Manganese Poisoning from Welding Rods and the Environment


Welders and others who work or live near construction sites or in industrial areas may be at a greater risk of developing Manganese poisoning or Manganese toxicity, a neurological disorder that closely resembles Parkinson’s disease. Links have been made between welding rods, Manganese toxicity, and Manganese poisoning. Studies on welders using welding rods that contain Manganese indicates that there may be a strong link between fumes and dust released while welding and a series of serious injuries and deaths among welders and others exposed to those fumes. Among the groups who are at the greatest risk for Manganese toxicity and Manganese poisoning include welders, railroad workers, miners, and steel workers. Manganese is also present in some pesticides, such as maneb or mancozeb, and in methylcyclopentadienyl Manganese tricarbonyl (MMT), a fuel additive in some gasolines.

Fumes released when Manganese is burned contain several chemicals, including manganese, fluorine, zinc, lead, arsenic, calcium, sulfur, chrome, and nickel. In addition, these fumes also contain the gases carbon monoxide (CO), carbon dioxide (CO²), various nitrogen oxides (NO, NO², and others), and ozone. Each of these chemicals has the potential to harm the body. Of these, Manganese is especially toxic. Medical studies of people who have been exposed to Manganese indicate that “Abnormal and toxic concentrations of Manganese in the brain, especially in the basal ganglia, are associated with neurological disorders similar to Parkinson’s disease” (Takeda, 2003) Exposure to high levels of manganese, such as those inhaled by a welder, are known to be harmful to the central nervous system. Manganese poisoning and Manganese toxicity may develop with as little as three months exposure. Symptoms of Manganese neurotoxicity include a shuffling gait, slack facial muscles, speech difficulties (including slurred speech), depression, and general psychological imbalance. A recent clinical study of welders exposed to Manganese found that welders who had developed Parkinson’s disease typically began showing symptoms 15 years earlier than typical Parkinson’s patients. Doctors are still researching this possible link between welding, manganese, and Parkinson’s disease.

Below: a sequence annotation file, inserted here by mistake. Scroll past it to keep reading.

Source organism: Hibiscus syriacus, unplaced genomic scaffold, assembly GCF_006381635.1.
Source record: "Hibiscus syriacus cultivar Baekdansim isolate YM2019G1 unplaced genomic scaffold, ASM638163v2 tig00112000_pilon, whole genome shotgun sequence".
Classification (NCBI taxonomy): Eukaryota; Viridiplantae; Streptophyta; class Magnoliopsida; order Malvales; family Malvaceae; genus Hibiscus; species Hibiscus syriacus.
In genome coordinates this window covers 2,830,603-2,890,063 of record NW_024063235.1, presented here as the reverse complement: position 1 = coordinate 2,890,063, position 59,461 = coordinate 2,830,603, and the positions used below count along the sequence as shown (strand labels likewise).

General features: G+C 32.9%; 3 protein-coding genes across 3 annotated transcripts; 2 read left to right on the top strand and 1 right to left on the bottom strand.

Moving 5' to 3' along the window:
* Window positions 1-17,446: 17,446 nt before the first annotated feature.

Other research has also linked Manganese to serious complications. A Canadian research team found that “chronic exposure to Manganese leads to selective dopaminergic dysfunction, neuronal loss, and gliosis in basal ganglia structures together with characteristic astrocytic changes known as Alzheimer type II astrocytosis (Normandin, 2002)

The risk for Manganese poisoning has been well established. However, these risks of Manganese toxicity have been ignored by the manufacturers of welding rods. We invite you to read the rest of this special report to learn more about the dangers of Manganese exposure, Manganese toxicity and how you can be compensated for any injuries you may have suffered as a result of Manganese toxicity.

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Author: Piyawut Sutthiruk

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